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Advocate for underserved populations named Clark County First Citizen

A longtime leader, advocate and crusader for underserved populations, Diana Avalos-Leos was named this year’s Clark County First Citizen. The First Citizen Award is given annually to a Clark County resident who models exemplary citizenship.

To Avalos-Leos, that means holding space for community residents and providing the next generation with pathways for meaningful engagement.

“I realize I hold an incredible space in this community. … I can help projects, initiatives, people move forward,” she said in an interview with The Columbian, which is a sponsor of the award.

According to the Community Foundation for Southwest Washington, Avalos-Leos is the first award recipient to identify as a woman of color. First Citizen, which started in 1939, tends to go to older, white retirees who are invested in the community. Award winners are chosen by a committee of community leaders and past award recipients. At 52, Avalos-Leos is the youngest award winner since restaurateur Mark Matthias, who won it in 2008 when he was 52.

On top of working full time at the Healthy Living Collaborative, Avalos-Leos keeps herself busy. She founded the Clark County Latino Youth Conference, serves as vice president of youth at Southwest Washington League of United Latin American Citizens, and trains people in the community about rights and protections for immigrant families. Avalos-Leos recently took part in The Columbian’s Bridging the Border: A Community Forum with Attorney General Bob Ferguson and was appointed to the Washington Exchange Board by Gov. Jay Inslee. Her work focuses on bringing people together.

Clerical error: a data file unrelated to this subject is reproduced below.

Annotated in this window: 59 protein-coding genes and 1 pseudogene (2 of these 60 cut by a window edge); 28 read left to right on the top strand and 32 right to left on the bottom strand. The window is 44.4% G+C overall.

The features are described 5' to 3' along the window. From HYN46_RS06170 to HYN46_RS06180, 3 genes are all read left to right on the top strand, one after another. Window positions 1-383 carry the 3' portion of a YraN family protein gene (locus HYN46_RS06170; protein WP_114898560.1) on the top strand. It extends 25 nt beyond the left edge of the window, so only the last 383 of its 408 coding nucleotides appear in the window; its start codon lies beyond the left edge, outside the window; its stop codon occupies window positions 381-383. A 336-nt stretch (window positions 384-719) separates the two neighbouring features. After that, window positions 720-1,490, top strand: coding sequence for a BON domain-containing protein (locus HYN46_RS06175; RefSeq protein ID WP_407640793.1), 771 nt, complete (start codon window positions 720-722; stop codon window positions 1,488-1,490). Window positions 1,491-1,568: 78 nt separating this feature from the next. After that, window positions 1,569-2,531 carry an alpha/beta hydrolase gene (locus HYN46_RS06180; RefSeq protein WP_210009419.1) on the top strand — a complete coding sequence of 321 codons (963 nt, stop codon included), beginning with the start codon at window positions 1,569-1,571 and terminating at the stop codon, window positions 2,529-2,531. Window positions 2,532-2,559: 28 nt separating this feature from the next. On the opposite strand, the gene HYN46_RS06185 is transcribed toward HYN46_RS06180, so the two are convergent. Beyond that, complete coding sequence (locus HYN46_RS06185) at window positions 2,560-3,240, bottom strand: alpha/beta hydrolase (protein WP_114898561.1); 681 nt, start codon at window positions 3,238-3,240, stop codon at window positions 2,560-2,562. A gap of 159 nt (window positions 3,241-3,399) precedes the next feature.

Avalos-Leos said she’s typically awake by 5 a.m. and home after 6 or 7 p.m. due to her commitments. But she’s found that connecting with people often happens when she finds a few minutes or a half-hour during her day. She also credits her supportive spouse for her success.

“He knows I’m involved in a lot of things. He’s incredibly patient,” Avalos-Leos said.

The award came as a huge surprise to Avalos-Leos, she said. She moved to Clark County in 1999 for a job opportunity, and her kids graduated from Battle Ground High School.

“This is a place where people actually care and are kind,” she said, adding that people aren’t afraid to roll up their sleeves and work.

She considers it her civic and personal duty to make the community better.

“I don’t question why me,” she said of that sense of duty. “It’s more why not me?”

Tamara Shoup, executive director of school support for Vancouver Public Schools, nominated Avalos-Leos, who used to work at the school district. Avalos-Leos supported schools that had a large number of Spanish-speaking families and continues to work with the district through the Healthy Living Collaborative.

“I’ve also just been amazed by her ability to identify young leaders” and help them rise to the top, Shoup said. “Some people can give their resources in dollars. What Diana has shown us is you can give your resources in service and have an incredible impact, too.”

In her nominee summary, Shoup wrote: “Diana’s passion and steadfast resolve to cultivate inclusive engagement practices goes far beyond her role as a professional. She lives her mission: taking action every single day, giving others the confidence to do hard things and creating opportunity for others to join her.”

Shoup has seen Avalos-Leos help families and serve as a resource “day or night.” When immigration laws began changing in 2016 and the implication on Vancouver Public Schools families was unclear, Avalos-Leos rallied professional experts to explain to parents what their rights were and how school employees could help.

“She’s just an amazing human being,” Shoup said.

The 2020 First Citizen celebration takes place April 23 at WareHouse ’23 on the Vancouver waterfront.


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